Dr. Ali Nazari joined Chelsey in the studio to talk about something we all dread, the flu. There are many misconceptions about the flu shot and how it affects you. The following information was provided by Dr. Nazari:
1. When is the flu season in the U.S.?
a. Historically it has been between October to May, peaking in the months of December and February.
2. Why is it important to get the flu vaccination?
a. Relatively high burden on the healthcare and the community. According to CDC estimates, since 2010, influenza has resulted in roughly 9.3 million – 49.0 million illnesses, between 140,000 – 960,000 hospitalizations and between 12,000 – 79,000 deaths annually.
b. Influenza is a contagious respiratory illness and can cause mild to severe disease. Flu vaccination has shown to reduce the risk of flu illness by about 40%-60%.
3. How is the flu virus transmitted?
a. It is mainly spread through droplets through coughing, sneezing or talking. A person with flu can spread it to others within a 6 feet perimeter. It can also be spread by touching surfaces that have recently meet the flu virus and then touching one’s own mouth, and nose. Some examples of these surfaces are work desks, doorknobs, shopping carts, shared counters. Flu virus has been known to live on surfaces for up to 2 days.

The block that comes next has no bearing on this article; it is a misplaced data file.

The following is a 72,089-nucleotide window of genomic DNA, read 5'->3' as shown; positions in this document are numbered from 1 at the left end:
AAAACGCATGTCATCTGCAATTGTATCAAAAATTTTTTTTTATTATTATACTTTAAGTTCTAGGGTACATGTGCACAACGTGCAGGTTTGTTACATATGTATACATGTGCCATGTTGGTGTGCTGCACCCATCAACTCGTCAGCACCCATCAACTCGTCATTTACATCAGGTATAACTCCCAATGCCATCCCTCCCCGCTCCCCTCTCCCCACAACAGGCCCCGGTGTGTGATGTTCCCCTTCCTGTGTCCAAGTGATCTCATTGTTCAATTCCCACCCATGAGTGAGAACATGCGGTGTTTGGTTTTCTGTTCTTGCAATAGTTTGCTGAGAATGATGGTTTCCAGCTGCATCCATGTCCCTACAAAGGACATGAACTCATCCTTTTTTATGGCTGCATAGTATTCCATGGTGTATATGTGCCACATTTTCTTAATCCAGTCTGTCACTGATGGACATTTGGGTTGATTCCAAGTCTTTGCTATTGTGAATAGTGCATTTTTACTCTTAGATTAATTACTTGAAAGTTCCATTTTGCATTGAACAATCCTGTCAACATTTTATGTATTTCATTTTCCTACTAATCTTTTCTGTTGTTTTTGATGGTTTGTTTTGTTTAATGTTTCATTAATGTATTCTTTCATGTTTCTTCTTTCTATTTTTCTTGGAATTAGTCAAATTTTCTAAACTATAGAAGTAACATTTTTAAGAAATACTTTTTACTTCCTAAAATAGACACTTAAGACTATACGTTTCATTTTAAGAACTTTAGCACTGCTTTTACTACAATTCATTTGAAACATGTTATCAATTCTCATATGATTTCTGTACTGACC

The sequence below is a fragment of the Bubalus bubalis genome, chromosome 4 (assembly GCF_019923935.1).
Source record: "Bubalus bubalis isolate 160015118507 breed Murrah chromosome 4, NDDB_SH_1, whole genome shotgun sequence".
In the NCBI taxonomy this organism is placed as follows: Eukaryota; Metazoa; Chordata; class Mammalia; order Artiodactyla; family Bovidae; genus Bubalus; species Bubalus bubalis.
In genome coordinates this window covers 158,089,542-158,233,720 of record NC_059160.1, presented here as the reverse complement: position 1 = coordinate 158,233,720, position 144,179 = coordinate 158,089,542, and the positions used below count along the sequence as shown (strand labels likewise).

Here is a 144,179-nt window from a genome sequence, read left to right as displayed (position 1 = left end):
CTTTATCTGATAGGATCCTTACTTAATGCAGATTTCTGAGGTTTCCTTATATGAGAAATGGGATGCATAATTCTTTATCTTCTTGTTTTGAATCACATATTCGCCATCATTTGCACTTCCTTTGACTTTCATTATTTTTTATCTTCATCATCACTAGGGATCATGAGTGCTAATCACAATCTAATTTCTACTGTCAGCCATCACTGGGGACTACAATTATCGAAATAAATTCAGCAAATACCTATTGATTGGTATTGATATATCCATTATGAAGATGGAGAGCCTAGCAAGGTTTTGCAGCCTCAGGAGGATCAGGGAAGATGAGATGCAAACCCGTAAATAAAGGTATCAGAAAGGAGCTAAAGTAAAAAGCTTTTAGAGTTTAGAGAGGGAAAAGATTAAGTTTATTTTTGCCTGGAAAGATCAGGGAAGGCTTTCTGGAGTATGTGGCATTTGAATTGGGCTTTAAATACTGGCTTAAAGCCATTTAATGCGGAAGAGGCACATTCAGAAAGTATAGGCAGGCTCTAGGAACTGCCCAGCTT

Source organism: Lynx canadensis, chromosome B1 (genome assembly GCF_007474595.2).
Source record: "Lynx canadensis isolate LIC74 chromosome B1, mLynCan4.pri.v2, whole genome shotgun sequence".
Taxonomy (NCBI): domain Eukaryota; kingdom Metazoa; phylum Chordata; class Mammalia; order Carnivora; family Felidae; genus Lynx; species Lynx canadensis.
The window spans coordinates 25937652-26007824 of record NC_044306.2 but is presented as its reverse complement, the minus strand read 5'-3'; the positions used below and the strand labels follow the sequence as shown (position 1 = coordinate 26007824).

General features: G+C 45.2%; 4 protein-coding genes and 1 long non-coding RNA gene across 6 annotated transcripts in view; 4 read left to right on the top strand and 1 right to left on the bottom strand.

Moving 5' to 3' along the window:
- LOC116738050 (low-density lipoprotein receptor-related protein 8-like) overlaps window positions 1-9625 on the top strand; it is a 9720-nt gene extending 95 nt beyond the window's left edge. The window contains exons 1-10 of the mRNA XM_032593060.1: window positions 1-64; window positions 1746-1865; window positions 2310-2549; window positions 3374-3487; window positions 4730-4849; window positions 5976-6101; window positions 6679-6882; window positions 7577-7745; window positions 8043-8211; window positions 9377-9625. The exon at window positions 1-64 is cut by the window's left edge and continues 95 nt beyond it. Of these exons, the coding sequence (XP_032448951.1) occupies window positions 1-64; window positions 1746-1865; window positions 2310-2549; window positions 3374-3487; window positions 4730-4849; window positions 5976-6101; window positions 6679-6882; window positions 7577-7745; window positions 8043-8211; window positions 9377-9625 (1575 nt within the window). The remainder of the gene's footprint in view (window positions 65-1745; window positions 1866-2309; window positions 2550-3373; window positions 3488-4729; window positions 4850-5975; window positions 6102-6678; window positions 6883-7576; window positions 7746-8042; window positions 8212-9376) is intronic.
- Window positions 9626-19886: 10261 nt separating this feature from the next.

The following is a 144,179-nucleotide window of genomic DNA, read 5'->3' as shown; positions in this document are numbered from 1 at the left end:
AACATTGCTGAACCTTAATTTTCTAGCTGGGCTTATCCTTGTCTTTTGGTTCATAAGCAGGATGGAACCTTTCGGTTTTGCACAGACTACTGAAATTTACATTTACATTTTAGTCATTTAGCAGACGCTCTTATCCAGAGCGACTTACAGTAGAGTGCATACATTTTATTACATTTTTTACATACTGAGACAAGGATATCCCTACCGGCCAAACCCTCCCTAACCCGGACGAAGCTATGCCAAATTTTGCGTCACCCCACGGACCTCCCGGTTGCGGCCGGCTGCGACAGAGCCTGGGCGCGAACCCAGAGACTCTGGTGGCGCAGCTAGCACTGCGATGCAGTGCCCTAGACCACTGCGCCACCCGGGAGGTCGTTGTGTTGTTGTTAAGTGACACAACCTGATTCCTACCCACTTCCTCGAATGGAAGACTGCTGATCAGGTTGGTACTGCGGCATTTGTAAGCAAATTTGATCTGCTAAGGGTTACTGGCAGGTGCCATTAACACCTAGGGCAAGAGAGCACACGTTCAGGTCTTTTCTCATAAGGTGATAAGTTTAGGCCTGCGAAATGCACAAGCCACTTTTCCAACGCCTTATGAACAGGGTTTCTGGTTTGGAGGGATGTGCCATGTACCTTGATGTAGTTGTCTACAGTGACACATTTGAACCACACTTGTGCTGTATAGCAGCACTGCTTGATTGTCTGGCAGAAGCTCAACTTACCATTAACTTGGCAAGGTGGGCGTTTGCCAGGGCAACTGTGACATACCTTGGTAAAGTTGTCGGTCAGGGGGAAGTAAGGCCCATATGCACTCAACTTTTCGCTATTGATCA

4. What are the signs and symptoms of flu infection?
a. Sore throat, cough, runny nose, muscle/body aches, fever, feeling congested, feeling tired. Children can have vomiting or diarrhea.
5. How long does one feel sick from the flu?
a. Anywhere from about 1 week to 2 weeks.
6. Who are at risk of getting the flu?
a. Everyone is at risk but there are special populations who are at a greater risk of getting the flu infection as well as suffering complications from the flu infection. These groups are: people age 65 and older, children under 2 years of age, pregnant women during pregnancy and up to 2 weeks after pregnancy. Also, people with lung and heart disease as well as immunocompromised patients such as people with diabetes, cancers, kidney disease.
7. What are some complications of flu infection.